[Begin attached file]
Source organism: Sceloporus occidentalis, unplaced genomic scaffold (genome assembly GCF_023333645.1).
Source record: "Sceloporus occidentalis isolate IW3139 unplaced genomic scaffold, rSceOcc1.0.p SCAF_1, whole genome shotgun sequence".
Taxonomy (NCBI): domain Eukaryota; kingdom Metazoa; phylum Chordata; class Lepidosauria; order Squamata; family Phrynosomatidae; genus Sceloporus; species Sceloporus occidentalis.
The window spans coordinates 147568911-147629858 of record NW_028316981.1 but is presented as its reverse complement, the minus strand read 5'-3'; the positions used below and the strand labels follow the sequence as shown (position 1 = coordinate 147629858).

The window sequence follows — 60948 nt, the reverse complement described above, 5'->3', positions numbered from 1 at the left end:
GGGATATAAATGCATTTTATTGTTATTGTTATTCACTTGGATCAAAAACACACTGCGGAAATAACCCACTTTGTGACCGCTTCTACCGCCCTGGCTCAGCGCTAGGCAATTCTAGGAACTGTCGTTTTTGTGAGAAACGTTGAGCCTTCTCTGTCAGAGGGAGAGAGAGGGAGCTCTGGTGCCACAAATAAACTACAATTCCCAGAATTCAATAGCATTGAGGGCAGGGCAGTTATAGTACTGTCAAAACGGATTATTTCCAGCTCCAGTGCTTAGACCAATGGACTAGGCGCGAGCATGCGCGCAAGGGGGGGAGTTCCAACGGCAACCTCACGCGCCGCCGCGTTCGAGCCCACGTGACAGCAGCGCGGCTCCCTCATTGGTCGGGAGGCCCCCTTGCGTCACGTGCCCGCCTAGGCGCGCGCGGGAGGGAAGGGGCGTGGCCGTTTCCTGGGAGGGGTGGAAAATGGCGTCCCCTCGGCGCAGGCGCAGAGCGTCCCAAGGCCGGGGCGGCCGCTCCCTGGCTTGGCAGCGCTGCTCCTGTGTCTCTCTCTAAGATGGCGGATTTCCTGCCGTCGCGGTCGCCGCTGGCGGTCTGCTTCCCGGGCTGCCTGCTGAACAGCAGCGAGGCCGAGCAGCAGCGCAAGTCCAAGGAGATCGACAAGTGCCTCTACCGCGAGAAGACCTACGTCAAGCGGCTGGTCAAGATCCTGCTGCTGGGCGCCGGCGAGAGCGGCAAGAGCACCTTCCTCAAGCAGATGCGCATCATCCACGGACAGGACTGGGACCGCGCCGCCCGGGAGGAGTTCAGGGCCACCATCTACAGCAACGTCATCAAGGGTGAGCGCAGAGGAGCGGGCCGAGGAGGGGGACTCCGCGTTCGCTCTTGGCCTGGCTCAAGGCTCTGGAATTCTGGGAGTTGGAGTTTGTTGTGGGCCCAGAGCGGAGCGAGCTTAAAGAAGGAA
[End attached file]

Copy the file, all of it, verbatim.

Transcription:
Source organism: Sceloporus occidentalis, unplaced genomic scaffold (genome assembly GCF_023333645.1).
Source record: "Sceloporus occidentalis isolate IW3139 unplaced genomic scaffold, rSceOcc1.0.p SCAF_1, whole genome shotgun sequence".
Taxonomy (NCBI): domain Eukaryota; kingdom Metazoa; phylum Chordata; class Lepidosauria; order Squamata; family Phrynosomatidae; genus Sceloporus; species Sceloporus occidentalis.
The window spans coordinates 147568911-147629858 of record NW_028316981.1 but is presented as its reverse complement, the minus strand read 5'-3'; the positions used below and the strand labels follow the sequence as shown (position 1 = coordinate 147629858).

The window sequence follows — 60948 nt, the reverse complement described above, 5'->3', positions numbered from 1 at the left end:
GGGATATAAATGCATTTTATTGTTATTGTTATTCACTTGGATCAAAAACACACTGCGGAAATAACCCACTTTGTGACCGCTTCTACCGCCCTGGCTCAGCGCTAGGCAATTCTAGGAACTGTCGTTTTTGTGAGAAACGTTGAGCCTTCTCTGTCAGAGGGAGAGAGAGGGAGCTCTGGTGCCACAAATAAACTACAATTCCCAGAATTCAATAGCATTGAGGGCAGGGCAGTTATAGTACTGTCAAAACGGATTATTTCCAGCTCCAGTGCTTAGACCAATGGACTAGGCGCGAGCATGCGCGCAAGGGGGGGAGTTCCAACGGCAACCTCACGCGCCGCCGCGTTCGAGCCCACGTGACAGCAGCGCGGCTCCCTCATTGGTCGGGAGGCCCCCTTGCGTCACGTGCCCGCCTAGGCGCGCGCGGGAGGGAAGGGGCGTGGCCGTTTCCTGGGAGGGGTGGAAAATGGCGTCCCCTCGGCGCAGGCGCAGAGCGTCCCAAGGCCGGGGCGGCCGCTCCCTGGCTTGGCAGCGCTGCTCCTGTGTCTCTCTCTAAGATGGCGGATTTCCTGCCGTCGCGGTCGCCGCTGGCGGTCTGCTTCCCGGGCTGCCTGCTGAACAGCAGCGAGGCCGAGCAGCAGCGCAAGTCCAAGGAGATCGACAAGTGCCTCTACCGCGAGAAGACCTACGTCAAGCGGCTGGTCAAGATCCTGCTGCTGGGCGCCGGCGAGAGCGGCAAGAGCACCTTCCTCAAGCAGATGCGCATCATCCACGGACAGGACTGGGACCGCGCCGCCCGGGAGGAGTTCAGGGCCACCATCTACAGCAACGTCATCAAGGGTGAGCGCAGAGGAGCGGGCCGAGGAGGGGGACTCCGCGTTCGCTCTTGGCCTGGCTCAAGGCTCTGGAATTCTGGGAGTTGGAGTTTGTTGTGGGCCCAGAGCGGAGCGAGCTTAAAGAAGGAA